The relationship between mass, volume, and density is explored using chocolate. The mass and volume of solid chocolate bars, liquid chocolate, and small chocolate pieces are determined and used to compute density for comparison. The activity includes a worksheet that allows students to report their findings and infer density changes as a material goes from solid to liquid to gas.
Students simulate operating an iron mine, from choosing property to writing an environmental impact statement to setting up the mining operation. Chocolate chip cookies (with the chocolate chips representing iron ore) are used for this experiment. Students are challenged to operate the most profitable and environmentally sound mine they can.
The Atlantic Coastal Plain tour is part of the New York Landscape Regions Collection of Google Earth Tours, created by a group of New York State science educators. This tour introduces students to glacial erratics on Long Island, the Ronkonkoma terminal moraine, and the Rock Hill erratic. Coastal erosion and deposition can be studied by viewing dunes, beaches, and wave cut banks.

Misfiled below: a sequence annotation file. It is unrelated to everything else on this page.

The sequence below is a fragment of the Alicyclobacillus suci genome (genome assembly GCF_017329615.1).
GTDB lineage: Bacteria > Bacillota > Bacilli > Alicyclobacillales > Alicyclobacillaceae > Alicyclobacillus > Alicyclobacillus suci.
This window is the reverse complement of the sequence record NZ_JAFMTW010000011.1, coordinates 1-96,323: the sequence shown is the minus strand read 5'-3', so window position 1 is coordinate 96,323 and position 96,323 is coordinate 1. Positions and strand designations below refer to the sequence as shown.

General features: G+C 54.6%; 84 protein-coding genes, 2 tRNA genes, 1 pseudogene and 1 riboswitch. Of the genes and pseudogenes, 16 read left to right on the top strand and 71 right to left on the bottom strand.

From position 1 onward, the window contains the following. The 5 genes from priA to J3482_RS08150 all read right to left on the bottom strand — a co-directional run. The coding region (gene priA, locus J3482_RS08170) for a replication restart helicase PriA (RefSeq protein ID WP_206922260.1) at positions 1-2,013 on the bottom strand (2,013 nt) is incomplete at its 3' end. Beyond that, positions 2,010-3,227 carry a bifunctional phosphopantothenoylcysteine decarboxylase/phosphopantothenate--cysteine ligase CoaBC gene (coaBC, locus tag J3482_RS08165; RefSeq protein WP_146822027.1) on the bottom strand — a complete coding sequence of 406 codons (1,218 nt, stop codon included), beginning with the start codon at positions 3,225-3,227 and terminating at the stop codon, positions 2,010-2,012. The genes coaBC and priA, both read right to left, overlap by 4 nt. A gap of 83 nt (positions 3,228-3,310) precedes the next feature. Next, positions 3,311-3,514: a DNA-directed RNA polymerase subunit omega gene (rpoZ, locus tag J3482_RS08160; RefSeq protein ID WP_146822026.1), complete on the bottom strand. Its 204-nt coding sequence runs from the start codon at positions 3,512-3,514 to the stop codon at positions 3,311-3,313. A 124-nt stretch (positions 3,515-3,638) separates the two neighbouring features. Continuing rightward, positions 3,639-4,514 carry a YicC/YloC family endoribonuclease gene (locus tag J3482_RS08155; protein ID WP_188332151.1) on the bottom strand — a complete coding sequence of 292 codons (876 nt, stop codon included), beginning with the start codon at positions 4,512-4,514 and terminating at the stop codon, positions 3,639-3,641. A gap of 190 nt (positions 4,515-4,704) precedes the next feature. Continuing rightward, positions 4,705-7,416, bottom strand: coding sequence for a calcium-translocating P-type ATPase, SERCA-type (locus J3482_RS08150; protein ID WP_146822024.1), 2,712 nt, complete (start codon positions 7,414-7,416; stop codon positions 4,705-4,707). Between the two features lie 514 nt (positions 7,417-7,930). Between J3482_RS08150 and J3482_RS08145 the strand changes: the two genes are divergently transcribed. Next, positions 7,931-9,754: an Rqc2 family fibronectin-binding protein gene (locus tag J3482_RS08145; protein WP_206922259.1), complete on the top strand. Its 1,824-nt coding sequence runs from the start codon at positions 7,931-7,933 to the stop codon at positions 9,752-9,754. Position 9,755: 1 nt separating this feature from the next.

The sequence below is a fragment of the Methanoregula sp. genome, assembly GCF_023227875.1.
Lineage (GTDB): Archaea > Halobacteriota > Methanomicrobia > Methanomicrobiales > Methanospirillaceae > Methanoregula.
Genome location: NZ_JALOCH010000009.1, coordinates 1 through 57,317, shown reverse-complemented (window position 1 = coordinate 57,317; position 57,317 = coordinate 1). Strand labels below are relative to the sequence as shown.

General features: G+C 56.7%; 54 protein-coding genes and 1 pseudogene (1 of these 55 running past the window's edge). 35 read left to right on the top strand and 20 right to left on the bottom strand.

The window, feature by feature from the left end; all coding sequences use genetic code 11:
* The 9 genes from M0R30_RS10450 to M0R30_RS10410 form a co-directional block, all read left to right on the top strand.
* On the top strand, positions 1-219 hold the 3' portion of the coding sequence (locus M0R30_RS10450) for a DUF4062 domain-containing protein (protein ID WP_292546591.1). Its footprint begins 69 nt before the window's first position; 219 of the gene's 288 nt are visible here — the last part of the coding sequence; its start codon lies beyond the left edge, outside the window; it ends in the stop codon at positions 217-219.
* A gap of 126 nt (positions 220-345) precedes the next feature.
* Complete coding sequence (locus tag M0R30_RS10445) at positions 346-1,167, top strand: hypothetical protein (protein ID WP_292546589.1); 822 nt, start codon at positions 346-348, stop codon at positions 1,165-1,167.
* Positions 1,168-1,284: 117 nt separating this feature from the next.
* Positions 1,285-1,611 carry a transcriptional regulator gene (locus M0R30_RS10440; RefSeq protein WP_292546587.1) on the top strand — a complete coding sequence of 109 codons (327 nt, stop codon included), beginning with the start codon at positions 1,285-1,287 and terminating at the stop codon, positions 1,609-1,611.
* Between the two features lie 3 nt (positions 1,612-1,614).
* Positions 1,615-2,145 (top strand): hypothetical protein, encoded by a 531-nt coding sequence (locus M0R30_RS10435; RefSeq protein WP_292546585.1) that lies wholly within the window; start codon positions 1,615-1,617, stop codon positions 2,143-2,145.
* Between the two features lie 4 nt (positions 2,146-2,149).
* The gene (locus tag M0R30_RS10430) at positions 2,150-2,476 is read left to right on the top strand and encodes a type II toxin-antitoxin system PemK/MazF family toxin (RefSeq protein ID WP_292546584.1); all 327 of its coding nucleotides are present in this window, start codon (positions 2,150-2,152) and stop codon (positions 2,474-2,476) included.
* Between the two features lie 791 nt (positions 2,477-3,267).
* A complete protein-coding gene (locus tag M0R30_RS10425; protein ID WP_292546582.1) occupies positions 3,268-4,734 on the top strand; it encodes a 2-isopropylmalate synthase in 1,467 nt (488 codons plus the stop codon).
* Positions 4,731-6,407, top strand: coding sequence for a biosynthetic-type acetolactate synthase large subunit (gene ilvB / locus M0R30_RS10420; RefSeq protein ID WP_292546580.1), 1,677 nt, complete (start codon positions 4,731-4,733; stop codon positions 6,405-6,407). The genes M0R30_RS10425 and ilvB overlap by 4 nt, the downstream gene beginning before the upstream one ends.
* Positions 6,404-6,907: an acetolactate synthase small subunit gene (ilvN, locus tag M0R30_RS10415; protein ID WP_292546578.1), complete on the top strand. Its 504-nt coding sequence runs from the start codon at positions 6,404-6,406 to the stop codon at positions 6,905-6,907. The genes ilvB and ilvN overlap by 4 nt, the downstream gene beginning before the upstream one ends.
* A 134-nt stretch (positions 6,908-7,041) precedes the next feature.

The activity describes Eratosthenes' experiments which determined that the Earth is spherical, rather than flat. Students reproduce Eratosthenes' methods using a slice of pizza to calculate the circumference of the entire pie.